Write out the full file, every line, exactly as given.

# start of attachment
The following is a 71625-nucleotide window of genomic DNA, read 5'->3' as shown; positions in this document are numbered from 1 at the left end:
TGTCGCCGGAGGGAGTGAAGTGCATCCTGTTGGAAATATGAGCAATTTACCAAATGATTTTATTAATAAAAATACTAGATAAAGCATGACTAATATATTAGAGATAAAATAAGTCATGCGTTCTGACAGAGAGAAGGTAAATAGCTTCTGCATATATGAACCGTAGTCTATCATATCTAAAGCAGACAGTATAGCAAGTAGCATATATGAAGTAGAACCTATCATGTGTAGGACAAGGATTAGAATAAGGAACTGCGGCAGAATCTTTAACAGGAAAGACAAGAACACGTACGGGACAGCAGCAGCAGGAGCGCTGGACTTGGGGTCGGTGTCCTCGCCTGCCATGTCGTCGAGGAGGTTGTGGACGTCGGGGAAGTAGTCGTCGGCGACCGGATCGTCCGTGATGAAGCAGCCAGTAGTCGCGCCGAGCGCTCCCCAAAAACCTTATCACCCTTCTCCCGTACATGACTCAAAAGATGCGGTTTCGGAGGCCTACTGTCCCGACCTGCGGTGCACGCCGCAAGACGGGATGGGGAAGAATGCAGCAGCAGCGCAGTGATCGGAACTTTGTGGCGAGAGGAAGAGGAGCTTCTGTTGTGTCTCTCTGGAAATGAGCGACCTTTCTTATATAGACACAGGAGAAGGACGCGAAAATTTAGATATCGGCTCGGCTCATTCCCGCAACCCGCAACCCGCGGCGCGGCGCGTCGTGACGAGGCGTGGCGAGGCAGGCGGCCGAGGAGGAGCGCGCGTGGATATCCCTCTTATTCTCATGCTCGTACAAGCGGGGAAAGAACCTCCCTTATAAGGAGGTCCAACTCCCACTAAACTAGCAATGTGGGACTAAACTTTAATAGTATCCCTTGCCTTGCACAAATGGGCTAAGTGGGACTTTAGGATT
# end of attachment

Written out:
The following is a 71625-nucleotide window of genomic DNA, read 5'->3' as shown; positions in this document are numbered from 1 at the left end:
TGTCGCCGGAGGGAGTGAAGTGCATCCTGTTGGAAATATGAGCAATTTACCAAATGATTTTATTAATAAAAATACTAGATAAAGCATGACTAATATATTAGAGATAAAATAAGTCATGCGTTCTGACAGAGAGAAGGTAAATAGCTTCTGCATATATGAACCGTAGTCTATCATATCTAAAGCAGACAGTATAGCAAGTAGCATATATGAAGTAGAACCTATCATGTGTAGGACAAGGATTAGAATAAGGAACTGCGGCAGAATCTTTAACAGGAAAGACAAGAACACGTACGGGACAGCAGCAGCAGGAGCGCTGGACTTGGGGTCGGTGTCCTCGCCTGCCATGTCGTCGAGGAGGTTGTGGACGTCGGGGAAGTAGTCGTCGGCGACCGGATCGTCCGTGATGAAGCAGCCAGTAGTCGCGCCGAGCGCTCCCCAAAAACCTTATCACCCTTCTCCCGTACATGACTCAAAAGATGCGGTTTCGGAGGCCTACTGTCCCGACCTGCGGTGCACGCCGCAAGACGGGATGGGGAAGAATGCAGCAGCAGCGCAGTGATCGGAACTTTGTGGCGAGAGGAAGAGGAGCTTCTGTTGTGTCTCTCTGGAAATGAGCGACCTTTCTTATATAGACACAGGAGAAGGACGCGAAAATTTAGATATCGGCTCGGCTCATTCCCGCAACCCGCAACCCGCGGCGCGGCGCGTCGTGACGAGGCGTGGCGAGGCAGGCGGCCGAGGAGGAGCGCGCGTGGATATCCCTCTTATTCTCATGCTCGTACAAGCGGGGAAAGAACCTCCCTTATAAGGAGGTCCAACTCCCACTAAACTAGCAATGTGGGACTAAACTTTAATAGTATCCCTTGCCTTGCACAAATGGGCTAAGTGGGACTTTAGGATT